M.A. in English Literature (UGC-NET)
The depiction of queer sexuality and the emergence of multiple identities, as reflected in contemporary queer writings, has unveiled a very complex socio-political fabric along with its ambivalent attitude towards same-sex fancy. In the pre-colonial Indian scenario sexualities, positioned outside the heteronormative structure, were proclaimed to be unnatural and seldom invited correctional measures which led to the establishment of the opposition to homosexuality law in 1861 by the British. In order to understand the contemporary reception of homosexuality and the problematic nuances of modern queer culture it is important to perceive Indian society as an evolutionary space-a site of socio-cultural transitions. Since the early 1990s, various movements have been taken by LGBTQ people to proclaim ‘Queer’ as a very important position of identity and as a way of being which requires cultural visibility. Being an important area of scholarly enquiry, Abha Daweser’s novel Babyji unpacks certain fundamental premises of lesbian sexuality. In my paper I would try to address and critically analyse the problematics of the body with reference to the question of desire and identity. Dawesar makes a very radical approach towards unveiling the concept of ‘female gaze’ and how it functions without de-humanising the body itself. My paper would also interrogate the complex structure of sexual politics which consistently tries to contain the lesbian body and manipulate the patterns of behavior that it proceeds to enact.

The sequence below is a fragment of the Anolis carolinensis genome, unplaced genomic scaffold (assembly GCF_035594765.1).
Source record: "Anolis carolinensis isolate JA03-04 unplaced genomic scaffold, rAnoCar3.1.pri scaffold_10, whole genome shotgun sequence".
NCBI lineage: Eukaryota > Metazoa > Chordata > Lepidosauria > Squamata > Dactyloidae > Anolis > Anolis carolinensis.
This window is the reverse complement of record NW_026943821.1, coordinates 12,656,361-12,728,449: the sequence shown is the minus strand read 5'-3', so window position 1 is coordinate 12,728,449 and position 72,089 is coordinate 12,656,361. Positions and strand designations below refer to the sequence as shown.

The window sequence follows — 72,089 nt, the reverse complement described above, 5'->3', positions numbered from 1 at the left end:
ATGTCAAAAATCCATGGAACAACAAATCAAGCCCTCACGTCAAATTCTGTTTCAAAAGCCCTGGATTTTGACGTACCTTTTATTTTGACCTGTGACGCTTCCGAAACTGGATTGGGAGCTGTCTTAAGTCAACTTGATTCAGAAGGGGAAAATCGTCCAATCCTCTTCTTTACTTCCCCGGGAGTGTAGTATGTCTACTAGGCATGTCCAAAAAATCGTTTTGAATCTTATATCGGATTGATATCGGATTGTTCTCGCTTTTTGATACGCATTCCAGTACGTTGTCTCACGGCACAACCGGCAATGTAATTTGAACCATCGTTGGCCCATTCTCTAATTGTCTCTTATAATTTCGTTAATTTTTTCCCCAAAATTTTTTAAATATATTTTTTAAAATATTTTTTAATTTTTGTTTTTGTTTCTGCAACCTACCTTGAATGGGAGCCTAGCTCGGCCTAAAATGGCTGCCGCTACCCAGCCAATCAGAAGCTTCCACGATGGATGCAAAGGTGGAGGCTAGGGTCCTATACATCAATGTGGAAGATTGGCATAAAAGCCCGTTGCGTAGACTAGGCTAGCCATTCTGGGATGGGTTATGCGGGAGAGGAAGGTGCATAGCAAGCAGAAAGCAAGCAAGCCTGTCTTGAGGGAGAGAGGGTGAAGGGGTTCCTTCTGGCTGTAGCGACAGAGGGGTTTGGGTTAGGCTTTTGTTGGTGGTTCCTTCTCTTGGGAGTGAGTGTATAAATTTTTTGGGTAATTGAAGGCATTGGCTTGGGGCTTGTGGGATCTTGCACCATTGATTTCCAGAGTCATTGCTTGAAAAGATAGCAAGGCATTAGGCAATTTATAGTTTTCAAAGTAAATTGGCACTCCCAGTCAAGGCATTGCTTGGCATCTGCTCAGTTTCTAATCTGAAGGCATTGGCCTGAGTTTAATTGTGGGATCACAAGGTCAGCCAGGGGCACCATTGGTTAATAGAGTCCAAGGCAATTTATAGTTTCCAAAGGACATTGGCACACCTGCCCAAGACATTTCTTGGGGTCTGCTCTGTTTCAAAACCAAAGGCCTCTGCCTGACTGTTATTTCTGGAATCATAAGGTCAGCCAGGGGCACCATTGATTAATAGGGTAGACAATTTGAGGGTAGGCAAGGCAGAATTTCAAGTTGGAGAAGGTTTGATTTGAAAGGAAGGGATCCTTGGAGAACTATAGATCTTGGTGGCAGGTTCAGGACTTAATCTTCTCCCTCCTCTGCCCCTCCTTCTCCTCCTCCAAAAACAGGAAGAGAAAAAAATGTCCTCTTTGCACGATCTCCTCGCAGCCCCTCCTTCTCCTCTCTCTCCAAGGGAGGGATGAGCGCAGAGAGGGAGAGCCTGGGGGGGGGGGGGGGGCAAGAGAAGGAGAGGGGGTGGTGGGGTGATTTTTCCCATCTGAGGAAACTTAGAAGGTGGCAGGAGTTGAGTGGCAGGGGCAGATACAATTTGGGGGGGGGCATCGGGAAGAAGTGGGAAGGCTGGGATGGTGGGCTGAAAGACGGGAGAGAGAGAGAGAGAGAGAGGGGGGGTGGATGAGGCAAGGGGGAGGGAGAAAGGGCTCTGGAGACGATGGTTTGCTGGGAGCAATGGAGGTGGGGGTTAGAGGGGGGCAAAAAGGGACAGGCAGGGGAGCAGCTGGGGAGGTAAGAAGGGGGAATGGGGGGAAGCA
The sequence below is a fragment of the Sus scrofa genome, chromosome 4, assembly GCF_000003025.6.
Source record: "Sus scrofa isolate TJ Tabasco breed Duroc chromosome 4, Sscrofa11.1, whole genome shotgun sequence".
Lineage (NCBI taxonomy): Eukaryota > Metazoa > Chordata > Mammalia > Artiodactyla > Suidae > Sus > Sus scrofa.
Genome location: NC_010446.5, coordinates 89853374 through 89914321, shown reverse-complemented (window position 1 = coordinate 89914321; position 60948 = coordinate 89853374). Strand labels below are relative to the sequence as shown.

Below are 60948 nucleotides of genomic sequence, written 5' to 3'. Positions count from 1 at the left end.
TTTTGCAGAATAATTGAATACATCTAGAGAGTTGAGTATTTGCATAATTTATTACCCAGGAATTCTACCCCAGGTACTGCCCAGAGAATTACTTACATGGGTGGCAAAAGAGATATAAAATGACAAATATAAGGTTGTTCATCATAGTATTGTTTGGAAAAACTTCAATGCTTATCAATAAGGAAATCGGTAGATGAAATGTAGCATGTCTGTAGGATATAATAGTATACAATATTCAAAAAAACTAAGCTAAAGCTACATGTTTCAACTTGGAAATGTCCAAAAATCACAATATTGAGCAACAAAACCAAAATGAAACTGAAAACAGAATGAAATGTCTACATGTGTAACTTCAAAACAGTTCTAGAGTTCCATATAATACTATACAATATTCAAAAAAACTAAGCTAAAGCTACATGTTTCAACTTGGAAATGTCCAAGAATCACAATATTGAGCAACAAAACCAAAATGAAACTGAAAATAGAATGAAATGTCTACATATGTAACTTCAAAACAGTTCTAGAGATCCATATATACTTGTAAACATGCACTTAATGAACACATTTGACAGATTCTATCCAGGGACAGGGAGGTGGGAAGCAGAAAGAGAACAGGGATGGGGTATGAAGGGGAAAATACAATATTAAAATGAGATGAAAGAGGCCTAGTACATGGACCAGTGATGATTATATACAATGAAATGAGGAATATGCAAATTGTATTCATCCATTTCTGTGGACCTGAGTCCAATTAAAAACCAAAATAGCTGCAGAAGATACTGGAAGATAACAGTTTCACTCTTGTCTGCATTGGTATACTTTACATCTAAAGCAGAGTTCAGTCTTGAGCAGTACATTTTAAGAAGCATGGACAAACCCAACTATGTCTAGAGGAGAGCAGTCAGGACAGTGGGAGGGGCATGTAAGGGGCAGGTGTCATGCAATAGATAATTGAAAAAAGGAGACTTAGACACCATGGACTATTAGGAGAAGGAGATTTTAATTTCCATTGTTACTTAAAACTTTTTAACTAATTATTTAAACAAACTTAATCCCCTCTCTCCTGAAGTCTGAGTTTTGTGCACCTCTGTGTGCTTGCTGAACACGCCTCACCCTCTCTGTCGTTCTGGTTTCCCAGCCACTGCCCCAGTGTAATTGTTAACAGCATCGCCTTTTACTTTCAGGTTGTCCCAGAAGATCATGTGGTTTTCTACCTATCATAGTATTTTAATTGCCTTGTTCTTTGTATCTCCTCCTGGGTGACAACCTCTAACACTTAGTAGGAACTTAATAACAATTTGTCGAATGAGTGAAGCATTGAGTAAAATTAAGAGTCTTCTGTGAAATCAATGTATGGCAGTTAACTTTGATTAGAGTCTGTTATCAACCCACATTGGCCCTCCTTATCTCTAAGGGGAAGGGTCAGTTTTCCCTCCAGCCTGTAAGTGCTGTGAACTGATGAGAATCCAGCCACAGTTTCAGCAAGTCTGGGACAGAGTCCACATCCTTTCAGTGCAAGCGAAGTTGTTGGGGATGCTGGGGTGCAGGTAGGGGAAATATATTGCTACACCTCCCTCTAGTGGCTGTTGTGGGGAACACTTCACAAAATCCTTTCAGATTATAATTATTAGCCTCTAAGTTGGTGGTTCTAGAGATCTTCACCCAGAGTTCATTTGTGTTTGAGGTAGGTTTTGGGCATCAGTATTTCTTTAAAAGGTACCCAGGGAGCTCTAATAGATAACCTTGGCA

Keywords : Body, Desire, Identity, Politics, Sexuality
Reading lesbian sexuality in Abha Dawesar’s Babyji would certainly probe certain important ideas that are challenging enough to dismantle the ideology of moral enquiry and the assumed coherence of heteronormativity. The idea of the lesbian body is one such important concern that needs to be explained critically. “Babyji” refers to Anamika Sharma whom the novel centres around. She is a girl in twelfth standard and the Head Perfect at school, and also an unconventional lover with equally unusual relationships. Her liaison with a divorcee lady, a maid servant and a girl of her age – is something that becomes a very potent instrument to give a threat to the privileged discourse of heterosexuality. She also shares romantic interest with her best friend’s dad and the most unscrupulous boy of her class. Eve Sedgwick, in Tendencies (1993), writes “Queer refers to open mesh of possibilities…excesses of meaning when the constituent elements of anyone’s gender and sexuality aren’t made monolithically” (Sedgwick 8) and Anamika’s sexuality very effectively addresses the sense of indeterminacy or fluidity integral to queer discourse.
Anamika’s encounter with the idea of the body and desire is recalled when she confides in the readers “I used to be innocent…My knowledge of the facts of life was based entirely on books…These books never went into any details…To remedy this I decided to read Kamasutra.” (Dawesar1-2) What we sense is an honest confession of a teenage girl who is on a crucial phase of transition from her teen-age to adulthood and her exposure to Kamasutra is absolutely a harbinger of a new experience for her. The conflict, therefore, is not merely between what she is allowed to read and what not, but more importantly between, what she desires to read and what lies outside her desired reading. This is where the idea of desire comes in and the book of Kamasutra acts as a catalyst for this identification of this desire- desire to know the deepest truth, to know the unknown functioning of the body and how it reacts to its proximity to other body. Abha Dawesar very explicitly subverts the prevailing narrative of innocence by portraying Anamika as a highly matured being with full grip over the knowledge of the physical. This is the “remedy” that Kamasutra provides to bring a transformation in the understanding of the self and also to recognise her latent desire. The knowledge of the body is of prime importance for Dawesar’s protagonist to claim her distinct sexual identity.